- "Mad Money" host Jim Cramer forecasts the effects of Amazon Prime Day on the retail industry.
- Wall Street is already worried about its effects; BMO downgraded Costco ahead of Amazon's massive online sale.
- However, Cramer wonders if analysts and investors are giving the e-commerce giant too much credit.
Amazon Prime Day begins at 9 p.m. ET Monday, and Jim Cramer has little doubt that the event will exceed even Wall Street's grandiose expectations.
"The consensus here is that this makeshift holiday will produce gains of up to 20 percent year over year, new benchmark, which would make it a day that will live forever in brick-and-mortar retail infamy," the "Mad Money" host said.
"Best Buy's the rare retailer that people thought couldn't be Amazon-ed because the stuff you buy there actually requires help," Cramer said. "But Amazon's putting together a unit, we've learned, that is set to be able to do exactly what Best Buy does, and pop! There goes the stock of what we thought to be a winner."
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Amazon's $13.7 billion bid for Whole Foods has also heightened Wall Street's concerns about how competitors will fare.
Also on Monday, BMO analysts downgraded shares of Costco to "market perform" despite the company's better-than-expected sales numbers for June, saying the 6 percent rise in same-store sales would not be enough to compete with Amazon's foray into groceries.
"Ever since Whole Foods deal, we've heard repeatedly that Amazon might buy any brick-and-mortar company that can help them dominate, including the likes of Macy's," Cramer said. "That'd be an interesting situation: Amazon knocks down a stock with its own power and then gobbles up the stock underneath when it suits them."
That said, Cramer reiterated his view that investors should not buy stock in a company just because they think it might be taken over, especially if the fundamentals are weak, so he would not advise buying shares of Macy's.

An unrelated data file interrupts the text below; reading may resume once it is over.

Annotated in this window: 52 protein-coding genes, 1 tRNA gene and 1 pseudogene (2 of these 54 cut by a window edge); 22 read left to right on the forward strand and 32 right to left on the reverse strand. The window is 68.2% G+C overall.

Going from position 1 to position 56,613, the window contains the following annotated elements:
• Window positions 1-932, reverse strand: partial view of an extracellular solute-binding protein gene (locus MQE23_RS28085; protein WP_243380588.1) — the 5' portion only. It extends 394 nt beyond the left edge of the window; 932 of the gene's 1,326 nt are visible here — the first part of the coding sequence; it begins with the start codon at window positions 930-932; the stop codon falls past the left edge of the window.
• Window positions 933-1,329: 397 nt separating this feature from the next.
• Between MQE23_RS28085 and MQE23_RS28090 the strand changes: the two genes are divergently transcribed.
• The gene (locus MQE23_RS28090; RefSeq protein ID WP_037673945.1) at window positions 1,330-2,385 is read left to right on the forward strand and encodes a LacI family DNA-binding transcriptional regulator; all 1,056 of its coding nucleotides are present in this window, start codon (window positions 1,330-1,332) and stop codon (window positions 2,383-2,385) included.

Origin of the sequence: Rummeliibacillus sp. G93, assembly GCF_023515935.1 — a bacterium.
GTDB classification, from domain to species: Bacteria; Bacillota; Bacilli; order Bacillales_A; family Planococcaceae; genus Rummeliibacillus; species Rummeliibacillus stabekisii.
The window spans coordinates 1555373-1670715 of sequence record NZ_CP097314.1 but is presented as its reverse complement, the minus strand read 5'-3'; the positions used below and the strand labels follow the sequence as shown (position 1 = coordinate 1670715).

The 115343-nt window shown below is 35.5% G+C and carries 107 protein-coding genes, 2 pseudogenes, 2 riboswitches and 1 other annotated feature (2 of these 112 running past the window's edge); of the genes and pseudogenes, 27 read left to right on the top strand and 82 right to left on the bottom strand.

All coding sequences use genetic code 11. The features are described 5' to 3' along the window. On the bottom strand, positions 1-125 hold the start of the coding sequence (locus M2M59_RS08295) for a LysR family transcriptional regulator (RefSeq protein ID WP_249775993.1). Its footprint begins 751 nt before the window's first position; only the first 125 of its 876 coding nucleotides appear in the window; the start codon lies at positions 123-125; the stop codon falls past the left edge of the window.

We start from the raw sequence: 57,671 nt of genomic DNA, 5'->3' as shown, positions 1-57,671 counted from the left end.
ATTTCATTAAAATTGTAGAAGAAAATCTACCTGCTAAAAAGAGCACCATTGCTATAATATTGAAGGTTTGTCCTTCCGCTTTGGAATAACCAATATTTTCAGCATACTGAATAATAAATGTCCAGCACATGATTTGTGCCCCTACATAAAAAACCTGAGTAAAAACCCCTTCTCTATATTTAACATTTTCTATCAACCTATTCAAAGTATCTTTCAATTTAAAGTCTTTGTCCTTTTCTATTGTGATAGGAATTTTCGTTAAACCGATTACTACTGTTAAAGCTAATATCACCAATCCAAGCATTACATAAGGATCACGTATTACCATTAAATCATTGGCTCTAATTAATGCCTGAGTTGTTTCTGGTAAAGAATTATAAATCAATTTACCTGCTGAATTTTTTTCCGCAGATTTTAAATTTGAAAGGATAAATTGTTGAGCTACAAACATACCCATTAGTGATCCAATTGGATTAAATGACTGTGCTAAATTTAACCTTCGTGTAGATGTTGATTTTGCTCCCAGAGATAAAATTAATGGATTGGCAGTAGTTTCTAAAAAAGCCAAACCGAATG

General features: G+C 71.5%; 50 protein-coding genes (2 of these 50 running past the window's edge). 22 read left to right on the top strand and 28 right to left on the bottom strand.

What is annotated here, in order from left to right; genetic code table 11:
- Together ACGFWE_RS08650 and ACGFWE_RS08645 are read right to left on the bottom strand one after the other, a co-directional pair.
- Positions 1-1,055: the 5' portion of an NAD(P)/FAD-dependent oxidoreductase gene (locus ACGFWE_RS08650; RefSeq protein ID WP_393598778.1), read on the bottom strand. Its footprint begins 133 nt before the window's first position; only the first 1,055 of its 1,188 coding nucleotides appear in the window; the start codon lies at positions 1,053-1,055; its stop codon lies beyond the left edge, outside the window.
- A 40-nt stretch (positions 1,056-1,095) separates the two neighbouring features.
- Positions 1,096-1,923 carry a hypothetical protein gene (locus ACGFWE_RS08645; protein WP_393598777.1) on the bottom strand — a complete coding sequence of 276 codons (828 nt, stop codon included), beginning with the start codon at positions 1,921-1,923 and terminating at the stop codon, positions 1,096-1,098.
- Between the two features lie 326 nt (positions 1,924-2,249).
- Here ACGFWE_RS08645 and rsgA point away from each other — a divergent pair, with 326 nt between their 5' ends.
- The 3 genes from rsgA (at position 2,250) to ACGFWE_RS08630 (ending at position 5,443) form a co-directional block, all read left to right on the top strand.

The "Mad Money" host was more curious about whether Amazon may be getting too much credit for its widespread destruction.
While some retailers are offering online sales to rival Prime Day, many retailers' stocks that have declined because of Amazon may have been valued too highly in the first place, Cramer said.
"Take the stock of Costco, which has been hammered relentlessly since the Amazon-Whole Foods tie-up, falling from $180 to $151. Yet even after this stunning decline, Costco's stock still sells at over 23 times earnings and it has many bulls who remain cheerleaders for the company," Cramer said.
Cramer sees some value in the stock of Macy's, which trades at just under 8 times earnings but yields a hefty 7.2 percent. The company makes money and owns a lot of real estate, but it has $15 billion in debt, which is a red flag for shareholders.
"I say do this: let the retail stocks come down for another couple of days," Cramer said. "Let Amazon blow out the numbers for Prime Day. Let everybody cut estimates for all the others. But remember: Not all retailers are created equal. Some are indeed better than others. Not all can be Amazon-ed as easily as you think, while the stocks of others reflect a brutal Amazon-ing that may never occur."
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